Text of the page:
Acer Iconia A500
Overshadowed to the point of anonymity by the competition from Asus, Samsung and Motorola, the Iconia A500 is still a decent machine that has benefited from Acer’s prompt roll-out of the Honeycomb 3.2 update. Physically, it’s perhaps a tad nondescript but the black and slate-grey livery gives it a smart and understated look - which is how I like my tech.
Inside you will find the customary 1GHz dual-core Tegra 2 chip with 1GB of Ram; and Skype-friendly 2Mp front and 5Mp rear cameras. There’s nothing out of the ordinary about the 10.1in, 1280 x 800 LCD screen, but it’s a decent panel with robust viewing angles. It's also a darn site better than the screen on the smaller, 7in Iconia A100.
The slab-sides - the device is a fairly chunky 13.3mm thick - may not be the last word in style but they do allow for easy access to the USB, mini HDMI, 3.5mm audio and micro USB ports. For £299 with 16GB of storage and Wi-Fi connectivity, the A500 is now very solid value. But battery life could be better and, at 765g, it could be lighter too.
More Info Acer
Asus Eee Pad Slider
Asus has wrung the maximum mileage from its 10in Android tablet by launching it in two distinct forms built from essentially the same parts. The Transformer, which I’ll come to in a moment, has certainly proved to be a hit, but it's the Slider that offers the more radical interpretation of what a tablet can be and offers a more interesting alternative to the iPad.
Where the Slider leaves the page is with the addition of a built-in keyboard-cum-stand, a design that should attract users who want the convenience of a proper keyboard to get some serious typing done without having to buy or carry additional accessories. The chiclet keyboard is the full Qwerty banana too, not some cut-down excuse.
The sliding mechanism isn't the easiest to use until you get the hang of it. While playing with one at a trade fair earlier in the year, I had to ask the attending flack how to open it. Then after a few moments I closed it and... had to ask him again. Only after slowly part opening and part closing it a few times did the coin drop. Sadly, the recently announced UK price of £430 was higher than I was hoping for.
More Info Asus
Next page: Asus Eee Pad Transformer
Re: Written by an iPad owner I think..
The writer does not own an iPad, and as much as you might achingly hope that Android has a higher market share than it does, all market data - vendor shipments and sell-through - suggests it does not.
Sorry to puncture your wee bubble, 'Barry'
"An iPad is an iPad is an iPad"
And yet your poor friend's iPad 1 can still use all the same software as an iPad 2 (except FaceTime), is still getting all software updates on day of release (if you're happy to trust Apple's QA), and is still one of the best tablets around even at 18 months old.
How many Android tablets are going to get Android 4 - without having to hack them? Which, remember, is kit that's mostly less than 6 months old. HTC are still selling their Flyer with 2.3, which was out of date when they launched the product! They've not even upgraded it to Android 3 yet...
Equally we can contrast my HTC Wildfire with an iPhone 3GS. Both phones are about the same age (admittedly the Wildfire was never top of the range). The iPhone 3GS is still getting updates and still on sale. HTC were still selling the Wildfire up to a couple of months ago, so they've no excuse for saying it's 'out of support'. The Wildfire got an update from 2.1 to 2.2 (about 6 months late), and that's it. The 3GS has been updated from iOS3, to iOS4 and now iOS5.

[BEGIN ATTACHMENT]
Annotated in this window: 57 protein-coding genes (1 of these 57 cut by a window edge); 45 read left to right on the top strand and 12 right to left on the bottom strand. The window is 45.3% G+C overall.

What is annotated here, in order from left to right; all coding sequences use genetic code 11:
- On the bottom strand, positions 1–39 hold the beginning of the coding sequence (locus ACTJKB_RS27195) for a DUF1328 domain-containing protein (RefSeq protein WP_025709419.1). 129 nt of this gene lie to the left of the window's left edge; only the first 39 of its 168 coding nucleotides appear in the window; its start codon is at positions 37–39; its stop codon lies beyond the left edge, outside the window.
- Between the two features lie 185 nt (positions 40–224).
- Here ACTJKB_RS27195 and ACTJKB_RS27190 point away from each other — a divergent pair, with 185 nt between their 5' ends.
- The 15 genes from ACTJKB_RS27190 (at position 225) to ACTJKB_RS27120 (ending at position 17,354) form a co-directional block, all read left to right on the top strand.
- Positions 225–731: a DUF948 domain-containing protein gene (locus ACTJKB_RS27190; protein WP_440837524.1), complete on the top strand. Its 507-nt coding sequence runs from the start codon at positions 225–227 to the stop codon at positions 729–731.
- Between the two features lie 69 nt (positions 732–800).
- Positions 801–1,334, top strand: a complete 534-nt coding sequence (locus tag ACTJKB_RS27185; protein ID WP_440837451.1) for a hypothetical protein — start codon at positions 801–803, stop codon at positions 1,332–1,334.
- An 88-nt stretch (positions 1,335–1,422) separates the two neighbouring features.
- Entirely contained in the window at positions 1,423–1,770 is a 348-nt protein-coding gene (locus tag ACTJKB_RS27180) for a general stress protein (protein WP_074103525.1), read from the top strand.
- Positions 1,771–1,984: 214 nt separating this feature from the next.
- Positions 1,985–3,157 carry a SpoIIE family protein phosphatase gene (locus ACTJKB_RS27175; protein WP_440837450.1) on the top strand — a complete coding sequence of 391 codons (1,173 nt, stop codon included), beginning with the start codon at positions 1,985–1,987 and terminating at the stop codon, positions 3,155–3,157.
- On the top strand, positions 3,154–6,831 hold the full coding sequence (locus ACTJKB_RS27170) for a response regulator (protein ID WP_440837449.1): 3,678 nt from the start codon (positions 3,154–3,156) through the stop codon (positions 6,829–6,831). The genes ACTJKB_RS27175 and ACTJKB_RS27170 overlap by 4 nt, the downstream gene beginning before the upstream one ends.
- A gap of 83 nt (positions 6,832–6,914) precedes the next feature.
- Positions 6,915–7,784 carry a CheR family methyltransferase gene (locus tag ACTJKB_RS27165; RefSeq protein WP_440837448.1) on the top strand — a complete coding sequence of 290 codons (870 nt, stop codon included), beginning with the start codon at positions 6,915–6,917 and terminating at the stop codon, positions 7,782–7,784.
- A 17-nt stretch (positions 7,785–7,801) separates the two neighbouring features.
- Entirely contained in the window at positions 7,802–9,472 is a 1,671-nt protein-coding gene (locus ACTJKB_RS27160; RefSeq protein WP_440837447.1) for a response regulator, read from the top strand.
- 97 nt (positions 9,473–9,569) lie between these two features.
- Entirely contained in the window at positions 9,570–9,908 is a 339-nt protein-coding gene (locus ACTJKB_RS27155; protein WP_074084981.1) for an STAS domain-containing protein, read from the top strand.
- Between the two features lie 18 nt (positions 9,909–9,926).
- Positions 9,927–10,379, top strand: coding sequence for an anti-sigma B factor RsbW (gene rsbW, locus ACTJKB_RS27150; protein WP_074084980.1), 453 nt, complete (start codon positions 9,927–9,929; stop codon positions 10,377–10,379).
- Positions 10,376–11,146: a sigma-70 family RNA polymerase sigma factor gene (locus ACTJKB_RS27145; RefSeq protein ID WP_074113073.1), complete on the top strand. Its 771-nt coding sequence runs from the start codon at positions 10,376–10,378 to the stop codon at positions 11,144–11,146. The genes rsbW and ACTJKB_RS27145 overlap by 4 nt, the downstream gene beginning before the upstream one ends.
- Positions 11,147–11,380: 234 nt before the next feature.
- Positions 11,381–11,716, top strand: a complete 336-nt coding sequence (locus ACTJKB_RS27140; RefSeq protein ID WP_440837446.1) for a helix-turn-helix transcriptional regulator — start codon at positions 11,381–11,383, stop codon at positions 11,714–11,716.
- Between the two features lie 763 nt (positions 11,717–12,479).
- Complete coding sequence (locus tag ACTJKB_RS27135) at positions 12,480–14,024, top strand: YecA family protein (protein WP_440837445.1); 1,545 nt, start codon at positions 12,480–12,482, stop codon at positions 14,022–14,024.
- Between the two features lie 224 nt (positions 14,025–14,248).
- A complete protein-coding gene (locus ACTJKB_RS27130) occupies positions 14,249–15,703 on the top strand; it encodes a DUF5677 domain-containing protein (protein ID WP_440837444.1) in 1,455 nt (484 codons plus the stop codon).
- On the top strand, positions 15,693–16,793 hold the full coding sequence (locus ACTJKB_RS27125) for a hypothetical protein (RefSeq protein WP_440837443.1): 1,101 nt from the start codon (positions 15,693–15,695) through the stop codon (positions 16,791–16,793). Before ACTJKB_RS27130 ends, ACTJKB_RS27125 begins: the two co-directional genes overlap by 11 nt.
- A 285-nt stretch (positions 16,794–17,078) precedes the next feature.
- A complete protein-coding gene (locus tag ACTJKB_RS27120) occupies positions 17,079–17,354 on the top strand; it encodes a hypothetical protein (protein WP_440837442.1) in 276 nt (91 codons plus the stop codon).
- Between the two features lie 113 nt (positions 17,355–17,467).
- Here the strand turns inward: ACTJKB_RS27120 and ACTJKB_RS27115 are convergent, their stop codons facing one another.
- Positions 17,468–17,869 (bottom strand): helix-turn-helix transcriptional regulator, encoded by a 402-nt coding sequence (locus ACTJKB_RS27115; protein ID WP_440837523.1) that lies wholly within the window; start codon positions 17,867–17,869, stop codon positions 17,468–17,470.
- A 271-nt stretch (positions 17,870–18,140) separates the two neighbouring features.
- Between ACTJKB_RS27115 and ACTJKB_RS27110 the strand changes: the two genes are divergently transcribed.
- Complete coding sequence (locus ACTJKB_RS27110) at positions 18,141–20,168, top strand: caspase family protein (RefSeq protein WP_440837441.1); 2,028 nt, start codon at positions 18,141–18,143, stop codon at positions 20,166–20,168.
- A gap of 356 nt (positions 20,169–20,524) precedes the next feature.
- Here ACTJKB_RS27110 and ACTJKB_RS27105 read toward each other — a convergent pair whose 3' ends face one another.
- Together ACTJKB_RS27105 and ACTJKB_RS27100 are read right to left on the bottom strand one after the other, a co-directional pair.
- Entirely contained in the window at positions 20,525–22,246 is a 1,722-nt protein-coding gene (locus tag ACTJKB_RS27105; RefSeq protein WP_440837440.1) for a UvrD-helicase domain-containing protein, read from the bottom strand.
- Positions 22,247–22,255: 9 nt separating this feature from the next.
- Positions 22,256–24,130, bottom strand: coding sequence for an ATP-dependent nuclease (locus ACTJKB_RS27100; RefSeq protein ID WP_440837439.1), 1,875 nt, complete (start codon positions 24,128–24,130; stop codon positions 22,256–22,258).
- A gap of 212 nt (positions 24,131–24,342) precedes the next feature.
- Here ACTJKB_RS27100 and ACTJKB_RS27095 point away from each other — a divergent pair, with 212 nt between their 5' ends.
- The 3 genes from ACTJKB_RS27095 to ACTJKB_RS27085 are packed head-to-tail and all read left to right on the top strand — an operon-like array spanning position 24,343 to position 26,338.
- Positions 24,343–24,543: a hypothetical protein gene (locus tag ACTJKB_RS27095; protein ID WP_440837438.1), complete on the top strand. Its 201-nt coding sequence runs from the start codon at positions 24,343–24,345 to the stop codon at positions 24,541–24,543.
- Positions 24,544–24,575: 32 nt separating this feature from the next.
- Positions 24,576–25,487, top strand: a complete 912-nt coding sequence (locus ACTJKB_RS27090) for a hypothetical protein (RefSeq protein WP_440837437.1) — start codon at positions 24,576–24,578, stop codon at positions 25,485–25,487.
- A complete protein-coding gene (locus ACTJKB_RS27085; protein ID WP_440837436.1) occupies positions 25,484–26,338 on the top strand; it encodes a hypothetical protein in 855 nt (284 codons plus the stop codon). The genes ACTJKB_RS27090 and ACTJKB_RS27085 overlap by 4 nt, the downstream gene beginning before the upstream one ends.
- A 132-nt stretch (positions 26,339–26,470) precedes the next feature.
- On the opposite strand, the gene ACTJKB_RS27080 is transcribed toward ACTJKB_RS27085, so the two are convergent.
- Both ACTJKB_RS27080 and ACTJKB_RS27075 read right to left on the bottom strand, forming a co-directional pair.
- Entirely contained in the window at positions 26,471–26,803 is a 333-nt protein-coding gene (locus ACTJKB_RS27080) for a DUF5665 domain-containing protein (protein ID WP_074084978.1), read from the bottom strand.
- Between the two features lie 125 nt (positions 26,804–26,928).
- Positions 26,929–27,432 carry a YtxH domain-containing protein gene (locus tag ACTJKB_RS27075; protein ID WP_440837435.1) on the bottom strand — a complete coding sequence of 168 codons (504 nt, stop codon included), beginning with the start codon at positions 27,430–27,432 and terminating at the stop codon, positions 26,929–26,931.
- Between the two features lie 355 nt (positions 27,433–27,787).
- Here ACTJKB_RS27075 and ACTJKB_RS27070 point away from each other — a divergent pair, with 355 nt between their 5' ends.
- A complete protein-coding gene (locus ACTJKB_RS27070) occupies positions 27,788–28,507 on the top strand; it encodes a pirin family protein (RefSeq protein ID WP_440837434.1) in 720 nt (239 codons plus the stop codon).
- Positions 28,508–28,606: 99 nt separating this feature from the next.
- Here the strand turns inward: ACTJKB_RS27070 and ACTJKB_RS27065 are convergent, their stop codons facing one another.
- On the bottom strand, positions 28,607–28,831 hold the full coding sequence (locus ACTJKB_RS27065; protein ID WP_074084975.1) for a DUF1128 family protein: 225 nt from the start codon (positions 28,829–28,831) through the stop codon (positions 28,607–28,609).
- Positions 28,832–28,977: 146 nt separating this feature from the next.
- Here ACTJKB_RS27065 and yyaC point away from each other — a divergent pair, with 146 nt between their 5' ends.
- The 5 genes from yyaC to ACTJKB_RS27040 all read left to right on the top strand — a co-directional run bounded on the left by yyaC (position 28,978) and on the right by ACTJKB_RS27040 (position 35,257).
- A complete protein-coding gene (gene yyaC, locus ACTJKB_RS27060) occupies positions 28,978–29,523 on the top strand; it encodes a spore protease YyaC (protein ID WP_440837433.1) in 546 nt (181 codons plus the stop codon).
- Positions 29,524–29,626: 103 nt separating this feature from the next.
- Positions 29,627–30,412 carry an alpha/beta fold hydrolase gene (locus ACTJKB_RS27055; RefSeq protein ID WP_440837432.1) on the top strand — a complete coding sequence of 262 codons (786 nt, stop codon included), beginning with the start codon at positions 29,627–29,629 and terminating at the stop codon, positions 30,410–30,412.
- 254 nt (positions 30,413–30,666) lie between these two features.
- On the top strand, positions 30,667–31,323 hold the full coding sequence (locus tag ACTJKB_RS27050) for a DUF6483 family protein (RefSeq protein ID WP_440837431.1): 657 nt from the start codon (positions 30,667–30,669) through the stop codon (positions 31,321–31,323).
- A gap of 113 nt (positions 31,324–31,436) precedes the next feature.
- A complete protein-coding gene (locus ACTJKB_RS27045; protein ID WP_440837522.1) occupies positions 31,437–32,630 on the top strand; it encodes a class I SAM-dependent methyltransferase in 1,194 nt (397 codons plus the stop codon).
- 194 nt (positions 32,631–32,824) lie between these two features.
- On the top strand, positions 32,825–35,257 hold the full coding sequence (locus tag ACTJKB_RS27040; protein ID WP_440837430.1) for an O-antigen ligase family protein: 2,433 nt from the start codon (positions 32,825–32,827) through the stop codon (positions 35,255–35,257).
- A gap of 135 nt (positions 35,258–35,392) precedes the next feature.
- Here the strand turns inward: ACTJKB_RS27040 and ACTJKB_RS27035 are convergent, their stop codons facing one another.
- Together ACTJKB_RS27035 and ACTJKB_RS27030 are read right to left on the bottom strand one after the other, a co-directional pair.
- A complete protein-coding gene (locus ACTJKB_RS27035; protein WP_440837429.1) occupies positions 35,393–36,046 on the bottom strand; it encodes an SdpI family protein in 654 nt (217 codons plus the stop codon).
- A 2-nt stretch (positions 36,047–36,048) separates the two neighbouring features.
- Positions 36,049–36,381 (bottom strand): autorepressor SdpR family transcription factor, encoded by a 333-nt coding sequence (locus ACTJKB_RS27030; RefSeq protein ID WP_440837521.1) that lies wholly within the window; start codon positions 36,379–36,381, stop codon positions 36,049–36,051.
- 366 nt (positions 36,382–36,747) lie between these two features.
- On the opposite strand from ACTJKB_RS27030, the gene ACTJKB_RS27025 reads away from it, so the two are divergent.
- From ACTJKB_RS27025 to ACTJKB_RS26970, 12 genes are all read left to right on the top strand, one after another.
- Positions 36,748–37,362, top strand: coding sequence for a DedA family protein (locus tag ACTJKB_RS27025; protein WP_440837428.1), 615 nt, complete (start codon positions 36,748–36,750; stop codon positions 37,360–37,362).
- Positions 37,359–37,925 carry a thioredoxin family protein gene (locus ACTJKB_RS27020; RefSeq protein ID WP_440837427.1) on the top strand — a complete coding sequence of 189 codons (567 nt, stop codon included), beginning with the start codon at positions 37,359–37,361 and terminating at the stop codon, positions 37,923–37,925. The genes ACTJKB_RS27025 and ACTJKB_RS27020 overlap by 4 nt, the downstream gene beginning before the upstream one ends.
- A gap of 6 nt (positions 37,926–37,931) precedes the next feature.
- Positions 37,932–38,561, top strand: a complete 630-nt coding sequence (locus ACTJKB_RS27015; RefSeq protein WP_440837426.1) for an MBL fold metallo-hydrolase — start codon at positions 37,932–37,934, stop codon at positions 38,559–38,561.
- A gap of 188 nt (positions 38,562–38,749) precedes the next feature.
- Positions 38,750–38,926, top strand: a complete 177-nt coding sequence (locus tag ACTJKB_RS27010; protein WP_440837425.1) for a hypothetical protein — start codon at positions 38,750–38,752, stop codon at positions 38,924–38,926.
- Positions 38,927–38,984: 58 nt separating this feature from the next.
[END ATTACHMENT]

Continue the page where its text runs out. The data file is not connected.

And it's not as if I'm cherry picking. Android kit getting timely updates is very unusual. Even Google only seem to update their reference phones once, then dump them.
This is the reason my next tablet will probably be Apple - well that and the Android tablet makers' obsession with widescreen. It's also why I recommend iPhone/iPad to non-geeks.
It's a shame, I was looking forward to going Android. But my experience with the phone OS has been poor, and their first attempt at tablets has been a mess. My only hope to avoid the clutches of Apple seems to be Microsoft. Windows Phone is looking interesting, and Windows 8 on tablets could be quite nice too.
I bought a tablet for my wife for her birthday back in August. Toddled along to try them out, liked the iPad, also liked the Eee Pad Transformer - very little to separate them, a fractionally better touchscreen on the Apple, much better expansion options on the Asus. I decided that for me, I would buy the Asus, but would get the wife an iPad as it was a Cortina. HOWEVER, they were out of stock - so Asus won out. And she's been very happy with it; she likes a lot about it, including the keyboard if she wants to do anything serious. The quality of the whole package is great, and she also likes not having to fork out for apps that are chargeable on our son's iPod Touch, so I've got plenty of brownie points. Remember that however popular the Cortina was, it wasn't actually a very good car... ;)
If by "hackers" you mean "anyone who wants to transfer photos from their real camera to their tablet and anybody who wants to expand storage capacity without having to replace their device", then you are absolutely correct. But as you don't, you're not.
Not having a pop Mr Vomit but why do some people wail and gnash their teeth when Apple bring out an updated/new product? No one has a go at Ford for changing the shape of the Fiesta or when they add more features with a facelift. I don't moan about Sony bringinging out new TVs since I bought mine three years ago.
It seems to me to be a ludicrous complaint made by the more irrational end of the Apple hating spectrum. But then the whole 'my phone/tablet/PC/whatever is better than yours' argument is childish beyond belief anyway.
I should add that apart from a work issued 3GS I own no Apple products. Or ones of an Android flavour for that matter.